by Jürgen Fauth
Slowly but surely, Hayao Miyazaki is becoming one of my favorite filmmakers, from any country and any genre. With light but distinctive touch, his animated features cast a magic spell, whether it is genre-driven ("Castle of Cagliostro"), cloaked into an eco-fable of cosmic proportions ("Princess Mononoke"), or in the guise of a classic coming-of-age story ("Kiki's Delivery Service"). Just this year, his 1999 masterpiece "Spirited Away" was finally released in the U.S. and has gathered rave reviews from critics who are otherwise loathe to embrace Japanese animation.
Already an artist working at the height of his powers in 1988, "My Neighbor Totoro" showcases Miyazaki's delightful iconography of spirits, demons, and wood sprites at their most gentle. Suitable even for the youngest demographic, "My Neighbor Totoro" tells the story of Satsuki and Mei, two sisters who move into a haunted house to be near their sick mother who is in the hospital. During this difficult time, wood creatures and spirits come to their aid, including the Totoro, a furry, egg-shaped cross between a rabbit and a bear with a wicked roar. As sweet as the images are, the film never collapses into dishonesty or condescension.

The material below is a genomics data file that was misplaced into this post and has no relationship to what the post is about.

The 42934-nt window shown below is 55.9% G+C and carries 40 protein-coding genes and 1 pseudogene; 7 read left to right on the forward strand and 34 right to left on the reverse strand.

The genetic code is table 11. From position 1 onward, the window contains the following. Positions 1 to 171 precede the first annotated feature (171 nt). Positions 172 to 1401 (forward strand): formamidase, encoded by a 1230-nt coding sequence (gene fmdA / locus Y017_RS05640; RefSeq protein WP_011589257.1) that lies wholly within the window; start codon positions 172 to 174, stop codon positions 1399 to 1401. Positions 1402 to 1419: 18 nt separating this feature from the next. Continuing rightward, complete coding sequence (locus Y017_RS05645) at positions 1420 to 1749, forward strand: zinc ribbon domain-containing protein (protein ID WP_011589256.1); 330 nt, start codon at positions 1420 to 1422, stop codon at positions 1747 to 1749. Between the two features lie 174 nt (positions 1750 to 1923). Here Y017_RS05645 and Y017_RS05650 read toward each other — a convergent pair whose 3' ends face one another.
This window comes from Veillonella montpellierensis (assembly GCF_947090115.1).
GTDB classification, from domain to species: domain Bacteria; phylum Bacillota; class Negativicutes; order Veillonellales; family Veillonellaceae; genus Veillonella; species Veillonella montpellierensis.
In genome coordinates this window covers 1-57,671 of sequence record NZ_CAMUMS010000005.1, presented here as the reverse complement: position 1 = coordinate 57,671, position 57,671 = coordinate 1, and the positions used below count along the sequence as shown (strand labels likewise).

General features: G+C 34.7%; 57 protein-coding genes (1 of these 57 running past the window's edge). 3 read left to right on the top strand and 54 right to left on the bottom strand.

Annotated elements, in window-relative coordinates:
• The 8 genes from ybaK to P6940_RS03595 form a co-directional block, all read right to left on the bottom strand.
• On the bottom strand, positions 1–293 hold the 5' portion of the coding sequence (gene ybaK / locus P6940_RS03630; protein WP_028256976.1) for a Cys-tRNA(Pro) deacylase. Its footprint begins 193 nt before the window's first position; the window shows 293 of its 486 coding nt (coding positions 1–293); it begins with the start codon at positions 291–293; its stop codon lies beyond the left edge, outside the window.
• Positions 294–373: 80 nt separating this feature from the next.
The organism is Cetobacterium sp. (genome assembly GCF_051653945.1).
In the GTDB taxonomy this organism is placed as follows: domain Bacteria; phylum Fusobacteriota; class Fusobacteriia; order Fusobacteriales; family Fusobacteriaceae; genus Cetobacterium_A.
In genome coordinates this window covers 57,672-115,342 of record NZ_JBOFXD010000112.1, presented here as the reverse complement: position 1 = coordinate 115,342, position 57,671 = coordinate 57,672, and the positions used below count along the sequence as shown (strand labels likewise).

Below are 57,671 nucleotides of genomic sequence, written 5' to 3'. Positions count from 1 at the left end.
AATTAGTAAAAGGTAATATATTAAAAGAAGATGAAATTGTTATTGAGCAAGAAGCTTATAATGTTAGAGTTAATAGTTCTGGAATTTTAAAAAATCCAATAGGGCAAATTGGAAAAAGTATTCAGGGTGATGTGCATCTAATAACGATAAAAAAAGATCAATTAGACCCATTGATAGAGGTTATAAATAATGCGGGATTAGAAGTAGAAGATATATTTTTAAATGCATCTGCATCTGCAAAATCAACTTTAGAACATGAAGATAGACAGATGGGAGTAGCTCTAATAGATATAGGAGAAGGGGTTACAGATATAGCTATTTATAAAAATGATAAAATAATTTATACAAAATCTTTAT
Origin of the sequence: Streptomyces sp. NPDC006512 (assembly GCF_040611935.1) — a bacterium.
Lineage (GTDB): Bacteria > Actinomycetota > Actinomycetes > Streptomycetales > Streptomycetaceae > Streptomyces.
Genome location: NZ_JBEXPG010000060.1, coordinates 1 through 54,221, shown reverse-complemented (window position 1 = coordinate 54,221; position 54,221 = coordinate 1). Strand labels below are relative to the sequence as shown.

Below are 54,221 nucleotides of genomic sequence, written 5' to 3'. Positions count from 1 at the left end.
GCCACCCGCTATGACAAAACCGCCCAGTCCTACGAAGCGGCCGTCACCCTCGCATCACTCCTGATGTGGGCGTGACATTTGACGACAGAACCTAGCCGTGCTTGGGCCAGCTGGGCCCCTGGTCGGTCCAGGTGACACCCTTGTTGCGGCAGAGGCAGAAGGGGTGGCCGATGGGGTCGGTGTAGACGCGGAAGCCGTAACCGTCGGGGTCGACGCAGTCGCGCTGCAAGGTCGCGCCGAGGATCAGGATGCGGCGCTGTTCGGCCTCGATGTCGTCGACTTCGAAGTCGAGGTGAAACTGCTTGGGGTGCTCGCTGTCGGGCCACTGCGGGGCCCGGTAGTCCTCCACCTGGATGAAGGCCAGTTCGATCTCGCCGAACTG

If "Princess Mononoke" and "Spirited Away" are attempts at myth-making, "My Neighbor Totoro" is a fairy-tale, a less threatening, safer story. It is the perfect kid's movie, and older viewers with open eyes and hearts will find plenty to love.
One warning: the DVD is a dubbed full screen pan-and-scan version of
the film, perfectly suitable for children but the worst combination for
a serious film fan. A wide screen version with a subtitled/original dialog
option would have been more than adequate. Let's hope that Fox will remedy
the oversight with a future release that does this animated classic justice.
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